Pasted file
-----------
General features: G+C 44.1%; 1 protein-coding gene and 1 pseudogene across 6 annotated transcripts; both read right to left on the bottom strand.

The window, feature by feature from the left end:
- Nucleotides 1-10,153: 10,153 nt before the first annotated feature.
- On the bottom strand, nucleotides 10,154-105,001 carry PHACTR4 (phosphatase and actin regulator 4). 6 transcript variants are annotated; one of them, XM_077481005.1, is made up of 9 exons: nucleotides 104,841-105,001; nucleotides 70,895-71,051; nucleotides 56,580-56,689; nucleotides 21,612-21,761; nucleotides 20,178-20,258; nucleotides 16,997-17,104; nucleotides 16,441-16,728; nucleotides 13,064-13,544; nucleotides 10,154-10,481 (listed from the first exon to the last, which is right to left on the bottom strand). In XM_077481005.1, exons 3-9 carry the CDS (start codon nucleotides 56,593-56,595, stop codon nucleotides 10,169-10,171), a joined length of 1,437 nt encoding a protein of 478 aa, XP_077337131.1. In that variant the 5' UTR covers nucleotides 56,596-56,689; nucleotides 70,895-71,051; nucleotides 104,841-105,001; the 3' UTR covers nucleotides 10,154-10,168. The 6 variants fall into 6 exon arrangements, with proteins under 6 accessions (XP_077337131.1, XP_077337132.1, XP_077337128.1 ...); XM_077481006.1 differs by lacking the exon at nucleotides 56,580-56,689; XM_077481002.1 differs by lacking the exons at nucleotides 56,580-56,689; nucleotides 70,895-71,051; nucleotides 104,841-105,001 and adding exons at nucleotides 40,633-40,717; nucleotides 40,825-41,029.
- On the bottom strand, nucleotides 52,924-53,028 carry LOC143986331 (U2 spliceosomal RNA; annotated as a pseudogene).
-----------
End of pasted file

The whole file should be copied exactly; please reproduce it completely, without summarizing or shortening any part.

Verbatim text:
General features: G+C 44.1%; 1 protein-coding gene and 1 pseudogene across 6 annotated transcripts; both read right to left on the bottom strand.

The window, feature by feature from the left end:
- Nucleotides 1-10,153: 10,153 nt before the first annotated feature.
- On the bottom strand, nucleotides 10,154-105,001 carry PHACTR4 (phosphatase and actin regulator 4). 6 transcript variants are annotated; one of them, XM_077481005.1, is made up of 9 exons: nucleotides 104,841-105,001; nucleotides 70,895-71,051; nucleotides 56,580-56,689; nucleotides 21,612-21,761; nucleotides 20,178-20,258; nucleotides 16,997-17,104; nucleotides 16,441-16,728; nucleotides 13,064-13,544; nucleotides 10,154-10,481 (listed from the first exon to the last, which is right to left on the bottom strand). In XM_077481005.1, exons 3-9 carry the CDS (start codon nucleotides 56,593-56,595, stop codon nucleotides 10,169-10,171), a joined length of 1,437 nt encoding a protein of 478 aa, XP_077337131.1. In that variant the 5' UTR covers nucleotides 56,596-56,689; nucleotides 70,895-71,051; nucleotides 104,841-105,001; the 3' UTR covers nucleotides 10,154-10,168. The 6 variants fall into 6 exon arrangements, with proteins under 6 accessions (XP_077337131.1, XP_077337132.1, XP_077337128.1 ...); XM_077481006.1 differs by lacking the exon at nucleotides 56,580-56,689; XM_077481002.1 differs by lacking the exons at nucleotides 56,580-56,689; nucleotides 70,895-71,051; nucleotides 104,841-105,001 and adding exons at nucleotides 40,633-40,717; nucleotides 40,825-41,029.
- On the bottom strand, nucleotides 52,924-53,028 carry LOC143986331 (U2 spliceosomal RNA; annotated as a pseudogene).